This fall I am invited to speak at a number of events which all deal with shape and challenges, potential and pitfalls of the future digital university. In 2 weeks I will leave for Singapour where I have been invited to keynote at the ASEF Rectors’ Conference and Students’ Forum (ARC). The Conference is a dialogue platform for university leaders, business representatives, policy makers and students to discuss higher education issues and shape the education landscape in Asia-Europe. The 6th edition of the ASEF Rectors’ Conference and Students’ Forum (ARC6) addresses the topic of “Future Universities and Graduate: Quality Education Beyond the Horizon” and invites over 280 representatives from academia, governments, business and industry, students and youth associations as well as NGOs and IGOs.
For conference I contributed a paper on one specific aspect of the new challenges for the future university – the third mission. And even more specifically, how universities can deal with new demands for holistic, global lifelong learning. For higher HEI, the new agenda for LLL will have a significant impact. Usually referred to as the third mission of universities, they need to open up to the needs and developments within the community they are set in, and contribute to the development of smart regions. In order to do so, LLL programs and offerings will become essential as they form the bridge between graduates’ LLL process and the HEI. Through these efforts, graduates will have a chance to maintain relevant skills for the labour market, and develop in their life. Of course, it is not the sole responsibility of HEI but they form an important part in the community and network of education providers. The integration of LLL skills into academic programs becomes increasingly important. This comprises the integration of LLL skills into existing academic curricula in order to prepare students for their LLL pathways, as well as the concise development of offerings and programs for LLL of HEIs.
To realise the turn within higher education and start supporting students for a LLL journey, HEIs need to develop LLL cultures. There are three different dimensions to learning cultures. In my contribution I a summarising the state of art research on development of learning cultures and organisational cultures for higher education.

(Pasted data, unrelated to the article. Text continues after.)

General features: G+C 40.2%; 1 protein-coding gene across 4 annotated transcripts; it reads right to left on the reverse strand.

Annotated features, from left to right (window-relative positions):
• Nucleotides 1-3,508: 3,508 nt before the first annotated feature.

In order to foster the development of new LLL cultures policy makers, institutions and learners need to come together in a common effort. They all have to contribute to a new, holistic LLL agenda:
- Students have, due to the changed demographics and growing diversity, a growing need for competence development rather than knowledge transfer, for practice oriented, authentic learning scenarios rather than artificial “as-if” education, and enforced mobility needs.
- Teachers, trainers, professors and lecturers are demanding a redefinition of the balance between teaching, learning and research. In particular faculty has to shape a new university landscape by breaking down disciplinary boundaries and by adopting new forms of flexible and learner centred educational models which are oriented towards innovation and competence development.
- Teachers are requesting to change their roles from information transmitters in a distributive paradigm, to coaches who support social interaction, innovation and invention, and who deal with new, unanswered questions as origin for student’s learning processes, in a participative and reflective paradigm of learning. Learning in a holistic LLL agenda will be reoriented along paradigms of collaboration, reflection and interaction. Learning processes, their assessment and measurement will focus on relevance for practice and competence.
- Teachers have to become artists, playing with the dialogical nature of learning and teaching. They have to find more creative ways to provide education in a diverse range of pedagogical models. New activity patterns concerning dimensions of locality and space, time and topics need to be practiced.
- University administrations have to develop into teaching and research support centres which suggest ways of organizing higher education ahead of pressing challenges, and which gain a better understanding on the need for restructuration. More than merely organizing higher education processes, these new administrative entities stand for the values, believes and everyday practices that are increasingly adopted in modern universities. They will play a decisive role in supporting the whole institution in particular on issues like the integration of ICTs for learning and teaching, the interplay between research and administration, the creation of knowledge flows and public understanding of science.
- Higher education institutions today are often over-managed and under-lead. A new role for higher education management will be the systematic and strategic development and implementation of visions on how HEIs can be turned into revolutionary and forward-leading learning organizations.
Finally, government, the public sector, and civil society will find new ways of relating to universities as major actors in the development of societies capability to contribute to solve current and future problems, and to serve the citizens’ well-being and economic prospering.
Find here the complete paper: Lifelong Learning: Holistic and Global Education